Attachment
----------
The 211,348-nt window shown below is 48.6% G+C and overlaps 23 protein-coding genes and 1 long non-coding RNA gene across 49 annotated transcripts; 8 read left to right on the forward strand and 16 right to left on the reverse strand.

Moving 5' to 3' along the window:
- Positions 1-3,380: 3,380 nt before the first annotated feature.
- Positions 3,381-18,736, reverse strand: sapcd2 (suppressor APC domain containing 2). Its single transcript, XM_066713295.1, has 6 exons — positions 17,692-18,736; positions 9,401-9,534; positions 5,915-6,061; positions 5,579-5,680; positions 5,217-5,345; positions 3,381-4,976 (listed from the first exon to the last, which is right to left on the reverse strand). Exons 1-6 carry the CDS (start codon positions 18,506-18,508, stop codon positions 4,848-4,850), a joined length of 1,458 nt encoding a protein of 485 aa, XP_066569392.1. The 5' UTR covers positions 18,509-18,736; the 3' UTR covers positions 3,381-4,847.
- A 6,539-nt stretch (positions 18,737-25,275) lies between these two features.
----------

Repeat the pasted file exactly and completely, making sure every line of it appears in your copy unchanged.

The 211,348-nt window shown below is 48.6% G+C and overlaps 23 protein-coding genes and 1 long non-coding RNA gene across 49 annotated transcripts; 8 read left to right on the forward strand and 16 right to left on the reverse strand.

Moving 5' to 3' along the window:
- Positions 1-3,380: 3,380 nt before the first annotated feature.
- Positions 3,381-18,736, reverse strand: sapcd2 (suppressor APC domain containing 2). Its single transcript, XM_066713295.1, has 6 exons — positions 17,692-18,736; positions 9,401-9,534; positions 5,915-6,061; positions 5,579-5,680; positions 5,217-5,345; positions 3,381-4,976 (listed from the first exon to the last, which is right to left on the reverse strand). Exons 1-6 carry the CDS (start codon positions 18,506-18,508, stop codon positions 4,848-4,850), a joined length of 1,458 nt encoding a protein of 485 aa, XP_066569392.1. The 5' UTR covers positions 18,509-18,736; the 3' UTR covers positions 3,381-4,847.
- A 6,539-nt stretch (positions 18,737-25,275) lies between these two features.